A man obtains the world’s first double arm transplant, allowing him to flex his biceps for the first time.
After 23 years, a man who received the world’s first double arm transplant has claimed that the operation was a success and that he can now move his arms.
Felix Gretarsson, now 49, was electrocuted in Iceland in 1998 while attempting to repair a powerline. His arms were lit on fire, his back was broken in three places, and his neck was fractured as he dropped 32 feet to the ground.
During his three-month coma, Felix underwent 54 operations, and surgeons had to amputate both of his arms to preserve his life.
To cope, he turned to narcotics and alcohol abuse, and in less than a year, he underwent two liver transplants to preserve his life.
Felix noticed an advertisement for a lecture by world-renowned surgeon Dr. Jean-Michel Dubernard, who is best known for performing the first successful hand transplant in 1998, at the University of Iceland in 2007.
Felix tracked down Dr. Dubernard in a desperate attempt to persuade him to undertake a never-before-attempted double arm transplant.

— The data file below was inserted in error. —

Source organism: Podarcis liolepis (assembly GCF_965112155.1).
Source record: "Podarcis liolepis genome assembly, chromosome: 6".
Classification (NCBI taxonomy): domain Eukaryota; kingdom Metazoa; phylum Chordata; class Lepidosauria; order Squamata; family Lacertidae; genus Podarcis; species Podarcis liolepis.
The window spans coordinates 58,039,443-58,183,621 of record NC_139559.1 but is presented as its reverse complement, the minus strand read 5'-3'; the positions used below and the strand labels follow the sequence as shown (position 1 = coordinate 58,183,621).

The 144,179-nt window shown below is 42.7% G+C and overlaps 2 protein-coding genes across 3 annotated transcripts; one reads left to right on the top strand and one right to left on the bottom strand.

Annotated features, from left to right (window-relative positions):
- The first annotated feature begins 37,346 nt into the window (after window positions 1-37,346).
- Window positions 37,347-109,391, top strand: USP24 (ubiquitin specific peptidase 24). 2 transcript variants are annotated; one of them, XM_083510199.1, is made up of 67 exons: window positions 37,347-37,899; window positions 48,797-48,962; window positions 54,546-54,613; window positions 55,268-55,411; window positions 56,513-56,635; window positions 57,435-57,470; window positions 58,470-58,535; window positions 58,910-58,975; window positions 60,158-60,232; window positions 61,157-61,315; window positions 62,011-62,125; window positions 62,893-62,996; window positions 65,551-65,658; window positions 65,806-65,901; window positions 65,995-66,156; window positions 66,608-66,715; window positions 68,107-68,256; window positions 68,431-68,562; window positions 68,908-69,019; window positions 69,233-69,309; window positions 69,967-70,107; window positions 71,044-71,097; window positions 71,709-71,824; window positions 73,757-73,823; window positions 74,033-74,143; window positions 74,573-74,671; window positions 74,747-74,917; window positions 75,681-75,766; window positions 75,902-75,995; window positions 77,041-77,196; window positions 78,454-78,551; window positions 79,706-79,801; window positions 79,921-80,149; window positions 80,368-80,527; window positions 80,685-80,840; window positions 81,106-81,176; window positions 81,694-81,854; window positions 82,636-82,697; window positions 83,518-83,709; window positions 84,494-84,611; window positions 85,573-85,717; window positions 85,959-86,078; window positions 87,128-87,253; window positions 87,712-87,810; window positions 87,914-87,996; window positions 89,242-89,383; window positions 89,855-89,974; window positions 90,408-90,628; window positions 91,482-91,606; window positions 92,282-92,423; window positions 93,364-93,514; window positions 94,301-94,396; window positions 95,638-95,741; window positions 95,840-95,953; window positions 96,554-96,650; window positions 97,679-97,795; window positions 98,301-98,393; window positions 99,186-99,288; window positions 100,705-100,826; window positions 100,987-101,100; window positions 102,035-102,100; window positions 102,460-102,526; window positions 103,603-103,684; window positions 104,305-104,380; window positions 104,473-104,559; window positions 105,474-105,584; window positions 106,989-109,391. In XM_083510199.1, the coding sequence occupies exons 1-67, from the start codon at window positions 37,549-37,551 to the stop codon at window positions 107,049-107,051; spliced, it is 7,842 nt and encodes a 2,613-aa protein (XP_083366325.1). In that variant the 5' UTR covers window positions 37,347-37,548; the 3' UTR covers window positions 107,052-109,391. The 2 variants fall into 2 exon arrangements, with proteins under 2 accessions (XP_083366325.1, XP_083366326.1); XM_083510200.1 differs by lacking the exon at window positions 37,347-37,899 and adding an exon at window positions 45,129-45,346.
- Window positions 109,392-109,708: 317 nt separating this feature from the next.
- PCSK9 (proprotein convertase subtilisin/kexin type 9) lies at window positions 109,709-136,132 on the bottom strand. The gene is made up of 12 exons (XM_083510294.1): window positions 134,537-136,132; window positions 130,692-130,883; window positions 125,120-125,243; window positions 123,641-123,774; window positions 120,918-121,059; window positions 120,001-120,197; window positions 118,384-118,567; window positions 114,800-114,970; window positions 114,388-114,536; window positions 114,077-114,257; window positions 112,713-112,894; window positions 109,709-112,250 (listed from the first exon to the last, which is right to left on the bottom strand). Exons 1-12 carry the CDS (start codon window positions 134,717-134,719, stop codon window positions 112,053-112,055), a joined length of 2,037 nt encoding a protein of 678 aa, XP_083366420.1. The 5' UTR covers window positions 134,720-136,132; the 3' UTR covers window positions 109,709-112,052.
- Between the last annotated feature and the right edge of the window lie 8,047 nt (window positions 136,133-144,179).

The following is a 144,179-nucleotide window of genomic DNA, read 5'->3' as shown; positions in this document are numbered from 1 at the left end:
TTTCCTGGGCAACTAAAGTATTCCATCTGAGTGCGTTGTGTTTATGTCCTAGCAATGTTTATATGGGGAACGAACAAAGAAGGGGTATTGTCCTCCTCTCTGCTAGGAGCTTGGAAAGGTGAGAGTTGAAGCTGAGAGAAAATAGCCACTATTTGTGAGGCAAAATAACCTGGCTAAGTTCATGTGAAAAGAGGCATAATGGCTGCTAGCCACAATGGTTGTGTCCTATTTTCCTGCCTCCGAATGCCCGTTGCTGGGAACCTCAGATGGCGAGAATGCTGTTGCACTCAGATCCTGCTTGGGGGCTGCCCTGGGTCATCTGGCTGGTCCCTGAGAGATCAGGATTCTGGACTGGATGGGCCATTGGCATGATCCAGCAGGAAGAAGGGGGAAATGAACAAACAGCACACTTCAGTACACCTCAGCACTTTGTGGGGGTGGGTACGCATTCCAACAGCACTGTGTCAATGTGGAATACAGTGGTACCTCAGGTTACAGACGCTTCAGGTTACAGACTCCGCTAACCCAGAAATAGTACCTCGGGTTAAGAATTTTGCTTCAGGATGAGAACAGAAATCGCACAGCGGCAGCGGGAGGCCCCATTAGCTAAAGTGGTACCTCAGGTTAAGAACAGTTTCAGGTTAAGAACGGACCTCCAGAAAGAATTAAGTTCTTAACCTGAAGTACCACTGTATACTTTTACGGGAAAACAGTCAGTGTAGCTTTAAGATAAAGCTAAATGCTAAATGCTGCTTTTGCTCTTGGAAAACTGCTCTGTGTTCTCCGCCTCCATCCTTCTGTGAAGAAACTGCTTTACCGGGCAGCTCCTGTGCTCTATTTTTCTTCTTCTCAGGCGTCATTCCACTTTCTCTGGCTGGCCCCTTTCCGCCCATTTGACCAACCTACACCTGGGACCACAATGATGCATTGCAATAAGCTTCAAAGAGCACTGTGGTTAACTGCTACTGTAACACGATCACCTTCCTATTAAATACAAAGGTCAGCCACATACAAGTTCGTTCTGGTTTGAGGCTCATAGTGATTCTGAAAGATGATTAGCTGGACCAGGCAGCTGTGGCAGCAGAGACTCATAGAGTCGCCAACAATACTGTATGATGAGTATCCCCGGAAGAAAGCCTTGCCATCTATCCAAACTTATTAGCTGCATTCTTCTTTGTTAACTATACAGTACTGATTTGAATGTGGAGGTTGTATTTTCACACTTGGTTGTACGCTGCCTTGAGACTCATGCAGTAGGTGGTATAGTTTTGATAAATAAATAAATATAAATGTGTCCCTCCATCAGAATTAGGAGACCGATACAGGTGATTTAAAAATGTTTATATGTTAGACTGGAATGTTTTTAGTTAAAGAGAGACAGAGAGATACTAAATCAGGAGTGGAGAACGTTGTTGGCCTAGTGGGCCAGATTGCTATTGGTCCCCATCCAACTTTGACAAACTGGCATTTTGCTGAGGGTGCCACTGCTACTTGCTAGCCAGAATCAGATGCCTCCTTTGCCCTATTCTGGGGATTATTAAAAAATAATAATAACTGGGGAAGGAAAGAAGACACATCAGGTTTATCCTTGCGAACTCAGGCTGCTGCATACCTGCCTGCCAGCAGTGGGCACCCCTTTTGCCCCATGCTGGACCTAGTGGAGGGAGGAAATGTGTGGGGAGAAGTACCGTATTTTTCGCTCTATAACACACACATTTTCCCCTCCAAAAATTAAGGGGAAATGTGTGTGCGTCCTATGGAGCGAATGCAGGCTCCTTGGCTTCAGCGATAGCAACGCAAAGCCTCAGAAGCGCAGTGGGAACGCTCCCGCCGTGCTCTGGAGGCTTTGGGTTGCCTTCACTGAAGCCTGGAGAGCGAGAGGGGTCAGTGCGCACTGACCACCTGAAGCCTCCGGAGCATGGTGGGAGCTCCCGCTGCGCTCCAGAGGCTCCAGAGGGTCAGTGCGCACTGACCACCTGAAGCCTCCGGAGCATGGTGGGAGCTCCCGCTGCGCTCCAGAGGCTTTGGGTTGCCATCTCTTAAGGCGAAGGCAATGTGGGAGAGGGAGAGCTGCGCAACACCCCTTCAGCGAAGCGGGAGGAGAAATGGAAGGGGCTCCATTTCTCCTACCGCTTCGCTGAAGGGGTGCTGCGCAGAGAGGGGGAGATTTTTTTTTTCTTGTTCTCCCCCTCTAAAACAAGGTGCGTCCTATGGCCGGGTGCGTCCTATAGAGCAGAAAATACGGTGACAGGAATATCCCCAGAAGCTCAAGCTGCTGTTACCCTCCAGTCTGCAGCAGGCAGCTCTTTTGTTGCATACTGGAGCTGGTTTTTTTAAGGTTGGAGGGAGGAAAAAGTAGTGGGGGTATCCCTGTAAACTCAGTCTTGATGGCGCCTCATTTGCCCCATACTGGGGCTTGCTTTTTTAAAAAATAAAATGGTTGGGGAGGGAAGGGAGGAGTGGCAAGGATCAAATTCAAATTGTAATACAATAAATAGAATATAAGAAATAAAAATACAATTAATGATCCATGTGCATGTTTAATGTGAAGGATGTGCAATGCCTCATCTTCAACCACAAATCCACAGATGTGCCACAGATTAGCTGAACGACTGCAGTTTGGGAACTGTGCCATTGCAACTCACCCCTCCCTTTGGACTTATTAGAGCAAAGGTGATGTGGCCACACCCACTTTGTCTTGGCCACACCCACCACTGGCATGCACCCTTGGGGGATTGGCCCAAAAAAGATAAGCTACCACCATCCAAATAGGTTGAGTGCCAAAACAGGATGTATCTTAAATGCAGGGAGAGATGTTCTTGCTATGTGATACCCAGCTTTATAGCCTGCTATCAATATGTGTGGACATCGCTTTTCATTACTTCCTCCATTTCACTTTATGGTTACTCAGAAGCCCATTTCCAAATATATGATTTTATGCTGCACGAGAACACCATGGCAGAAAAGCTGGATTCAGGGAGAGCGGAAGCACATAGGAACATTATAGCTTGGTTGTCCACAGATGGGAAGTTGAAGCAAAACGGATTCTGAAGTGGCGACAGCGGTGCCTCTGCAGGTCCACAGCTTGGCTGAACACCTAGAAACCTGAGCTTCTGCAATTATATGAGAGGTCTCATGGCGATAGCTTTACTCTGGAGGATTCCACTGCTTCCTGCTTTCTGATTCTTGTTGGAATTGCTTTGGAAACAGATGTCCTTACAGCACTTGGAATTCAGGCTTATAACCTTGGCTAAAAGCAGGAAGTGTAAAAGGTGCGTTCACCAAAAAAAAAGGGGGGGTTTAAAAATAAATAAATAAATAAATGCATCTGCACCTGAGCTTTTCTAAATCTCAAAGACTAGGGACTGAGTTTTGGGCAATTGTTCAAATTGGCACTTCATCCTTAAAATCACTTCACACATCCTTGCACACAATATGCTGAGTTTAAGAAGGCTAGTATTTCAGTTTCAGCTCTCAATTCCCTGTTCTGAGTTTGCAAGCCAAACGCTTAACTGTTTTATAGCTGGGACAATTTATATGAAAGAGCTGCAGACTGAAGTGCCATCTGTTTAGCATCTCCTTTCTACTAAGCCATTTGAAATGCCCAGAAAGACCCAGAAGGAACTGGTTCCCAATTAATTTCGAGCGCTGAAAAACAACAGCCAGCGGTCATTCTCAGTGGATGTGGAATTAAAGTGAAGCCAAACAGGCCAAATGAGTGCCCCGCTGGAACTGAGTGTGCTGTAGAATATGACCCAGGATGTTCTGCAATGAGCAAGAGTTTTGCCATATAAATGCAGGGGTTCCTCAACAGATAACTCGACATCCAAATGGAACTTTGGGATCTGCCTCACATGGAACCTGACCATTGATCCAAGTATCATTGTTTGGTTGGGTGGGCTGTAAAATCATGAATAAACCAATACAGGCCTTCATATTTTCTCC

Dr. Dubernard stated it was possible, but Felix would have to relocate from Iceland to Lyon, France, in order for Dr. Dubernard’s team to make the necessary preparations.
Felix began a statewide fundraising effort in Iceland to assist pay for the €200,000 operation four years later, after surgeons accepted his application.
The search for a potential donor began in 2017, and he received word in January of this year that a suitable donor had been discovered.
Felix proceeded to Hopital Edouard Herriot the next day, on the 23rd anniversary of his injury, for a 15-hour double arm and shoulder transplant.
Felix can now move his arms six months later, owing to hundreds of hours of rehabilitation therapy and after his body rejected the new limbs twice and a severe skin fungus.
“When I woke up, the pain was excruciating,” the grandfather-of-two said of his new arms. It seemed as though two trucks were parked on each of my shoulders.
“As the nerves expand, the sensation in them can be a little uncomfortable. Even though I can’t feel the skin on my arm, I can sense the nerves inside. I’m moving my elbow in the water, my bicep is now working, and I just saw my arm veins are starting to grow in the heat, which doesn’t happen unless the automatic nervous system is activated.”Brinkwire Summary News”.